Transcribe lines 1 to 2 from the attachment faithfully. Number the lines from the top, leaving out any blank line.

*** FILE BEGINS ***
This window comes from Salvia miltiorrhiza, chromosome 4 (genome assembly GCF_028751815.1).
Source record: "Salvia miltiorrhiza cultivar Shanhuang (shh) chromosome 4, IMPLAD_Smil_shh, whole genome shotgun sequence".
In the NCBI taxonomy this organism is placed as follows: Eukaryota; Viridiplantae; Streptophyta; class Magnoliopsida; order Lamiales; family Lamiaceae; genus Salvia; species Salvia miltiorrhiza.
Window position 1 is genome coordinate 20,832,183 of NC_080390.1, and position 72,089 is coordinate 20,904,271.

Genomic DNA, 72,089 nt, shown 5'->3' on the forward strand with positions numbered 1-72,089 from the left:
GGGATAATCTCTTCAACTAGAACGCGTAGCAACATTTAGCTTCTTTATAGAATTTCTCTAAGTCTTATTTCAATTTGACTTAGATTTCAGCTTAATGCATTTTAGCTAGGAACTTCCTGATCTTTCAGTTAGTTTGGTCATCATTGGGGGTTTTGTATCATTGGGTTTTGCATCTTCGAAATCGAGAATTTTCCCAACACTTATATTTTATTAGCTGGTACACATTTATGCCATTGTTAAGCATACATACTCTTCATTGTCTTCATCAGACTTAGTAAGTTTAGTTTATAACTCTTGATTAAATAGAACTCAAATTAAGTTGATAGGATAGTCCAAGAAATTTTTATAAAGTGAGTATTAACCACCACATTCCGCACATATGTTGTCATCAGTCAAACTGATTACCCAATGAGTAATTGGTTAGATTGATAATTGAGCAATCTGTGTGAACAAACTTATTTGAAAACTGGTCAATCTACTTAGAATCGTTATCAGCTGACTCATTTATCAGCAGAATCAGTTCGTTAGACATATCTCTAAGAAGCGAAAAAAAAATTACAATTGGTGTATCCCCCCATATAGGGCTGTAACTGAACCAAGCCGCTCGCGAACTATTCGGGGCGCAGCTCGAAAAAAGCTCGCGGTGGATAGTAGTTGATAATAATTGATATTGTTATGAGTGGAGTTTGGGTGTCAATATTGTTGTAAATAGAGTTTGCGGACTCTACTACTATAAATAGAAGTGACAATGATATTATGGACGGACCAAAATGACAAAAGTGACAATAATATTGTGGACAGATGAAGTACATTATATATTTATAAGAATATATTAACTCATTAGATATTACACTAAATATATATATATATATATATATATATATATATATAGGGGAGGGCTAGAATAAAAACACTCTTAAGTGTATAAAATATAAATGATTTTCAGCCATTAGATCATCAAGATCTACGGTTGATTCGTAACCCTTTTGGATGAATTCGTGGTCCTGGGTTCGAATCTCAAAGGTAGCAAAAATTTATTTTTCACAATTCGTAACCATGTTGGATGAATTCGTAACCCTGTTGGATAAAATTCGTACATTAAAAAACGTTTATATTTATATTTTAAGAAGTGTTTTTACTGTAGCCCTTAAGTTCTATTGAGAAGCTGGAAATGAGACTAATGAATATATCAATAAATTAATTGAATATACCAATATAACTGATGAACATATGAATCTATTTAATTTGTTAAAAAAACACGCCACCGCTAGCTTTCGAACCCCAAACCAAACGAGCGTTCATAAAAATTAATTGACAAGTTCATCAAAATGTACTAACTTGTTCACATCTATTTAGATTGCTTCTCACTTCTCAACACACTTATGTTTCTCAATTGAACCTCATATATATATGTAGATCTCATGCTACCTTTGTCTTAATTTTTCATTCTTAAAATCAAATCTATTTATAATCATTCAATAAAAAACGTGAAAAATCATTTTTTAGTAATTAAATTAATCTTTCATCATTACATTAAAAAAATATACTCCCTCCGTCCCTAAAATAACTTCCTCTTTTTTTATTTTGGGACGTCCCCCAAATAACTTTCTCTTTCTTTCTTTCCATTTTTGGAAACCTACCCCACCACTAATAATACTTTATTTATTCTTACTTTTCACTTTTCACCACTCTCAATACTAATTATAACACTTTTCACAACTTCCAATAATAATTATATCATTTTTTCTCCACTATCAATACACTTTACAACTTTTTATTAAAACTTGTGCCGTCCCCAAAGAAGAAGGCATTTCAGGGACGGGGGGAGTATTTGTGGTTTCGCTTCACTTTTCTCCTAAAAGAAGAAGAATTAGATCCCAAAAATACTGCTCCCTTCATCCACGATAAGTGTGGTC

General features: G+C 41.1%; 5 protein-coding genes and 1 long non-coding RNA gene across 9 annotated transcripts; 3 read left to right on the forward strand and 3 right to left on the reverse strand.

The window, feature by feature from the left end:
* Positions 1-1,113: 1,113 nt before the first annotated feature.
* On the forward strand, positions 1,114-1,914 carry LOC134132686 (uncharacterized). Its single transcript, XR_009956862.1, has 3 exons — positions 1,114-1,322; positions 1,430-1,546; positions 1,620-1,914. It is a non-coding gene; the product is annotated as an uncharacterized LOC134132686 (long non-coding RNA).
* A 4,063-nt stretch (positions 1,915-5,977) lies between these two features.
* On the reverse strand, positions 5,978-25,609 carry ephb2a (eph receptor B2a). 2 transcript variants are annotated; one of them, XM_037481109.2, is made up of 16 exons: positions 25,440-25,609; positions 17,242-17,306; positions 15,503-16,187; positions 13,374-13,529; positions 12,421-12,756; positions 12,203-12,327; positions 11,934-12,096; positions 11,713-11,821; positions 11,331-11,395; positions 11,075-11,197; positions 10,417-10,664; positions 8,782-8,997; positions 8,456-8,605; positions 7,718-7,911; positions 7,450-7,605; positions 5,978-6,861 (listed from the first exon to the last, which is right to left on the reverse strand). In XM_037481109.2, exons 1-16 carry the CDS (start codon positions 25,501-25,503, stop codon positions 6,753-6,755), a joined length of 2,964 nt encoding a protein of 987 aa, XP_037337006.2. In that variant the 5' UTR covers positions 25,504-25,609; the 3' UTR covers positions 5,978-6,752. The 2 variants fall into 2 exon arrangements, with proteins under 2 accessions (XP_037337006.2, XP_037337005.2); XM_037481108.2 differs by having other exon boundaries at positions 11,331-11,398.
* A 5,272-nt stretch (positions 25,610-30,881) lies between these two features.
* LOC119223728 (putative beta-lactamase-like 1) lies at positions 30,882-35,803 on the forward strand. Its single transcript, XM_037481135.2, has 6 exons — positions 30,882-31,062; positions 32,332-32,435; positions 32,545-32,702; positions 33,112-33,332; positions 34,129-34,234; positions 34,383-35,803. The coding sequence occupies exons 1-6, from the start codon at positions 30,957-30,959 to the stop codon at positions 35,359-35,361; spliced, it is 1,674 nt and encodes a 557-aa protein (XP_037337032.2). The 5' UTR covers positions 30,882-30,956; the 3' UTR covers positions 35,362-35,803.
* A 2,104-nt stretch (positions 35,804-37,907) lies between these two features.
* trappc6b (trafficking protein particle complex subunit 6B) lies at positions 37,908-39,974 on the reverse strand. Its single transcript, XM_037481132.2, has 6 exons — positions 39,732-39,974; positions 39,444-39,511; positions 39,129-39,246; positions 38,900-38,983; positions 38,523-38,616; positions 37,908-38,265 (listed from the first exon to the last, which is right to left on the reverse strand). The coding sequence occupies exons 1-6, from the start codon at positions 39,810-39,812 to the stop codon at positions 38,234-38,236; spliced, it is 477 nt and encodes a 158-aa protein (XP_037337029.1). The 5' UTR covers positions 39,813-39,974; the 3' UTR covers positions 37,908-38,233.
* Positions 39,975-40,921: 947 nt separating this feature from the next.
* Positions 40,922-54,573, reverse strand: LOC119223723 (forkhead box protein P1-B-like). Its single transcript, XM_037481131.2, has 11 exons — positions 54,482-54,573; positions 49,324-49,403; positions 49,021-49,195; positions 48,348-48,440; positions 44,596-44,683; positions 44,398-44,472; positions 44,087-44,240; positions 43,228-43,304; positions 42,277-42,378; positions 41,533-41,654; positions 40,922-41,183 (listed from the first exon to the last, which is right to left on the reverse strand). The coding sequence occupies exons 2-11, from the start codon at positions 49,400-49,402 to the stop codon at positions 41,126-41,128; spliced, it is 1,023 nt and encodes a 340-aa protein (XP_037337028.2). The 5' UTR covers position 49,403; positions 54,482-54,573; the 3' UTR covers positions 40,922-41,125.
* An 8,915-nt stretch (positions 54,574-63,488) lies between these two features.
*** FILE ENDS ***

This window comes from Salvia miltiorrhiza, chromosome 4 (genome assembly GCF_028751815.1).
Source record: "Salvia miltiorrhiza cultivar Shanhuang (shh) chromosome 4, IMPLAD_Smil_shh, whole genome shotgun sequence".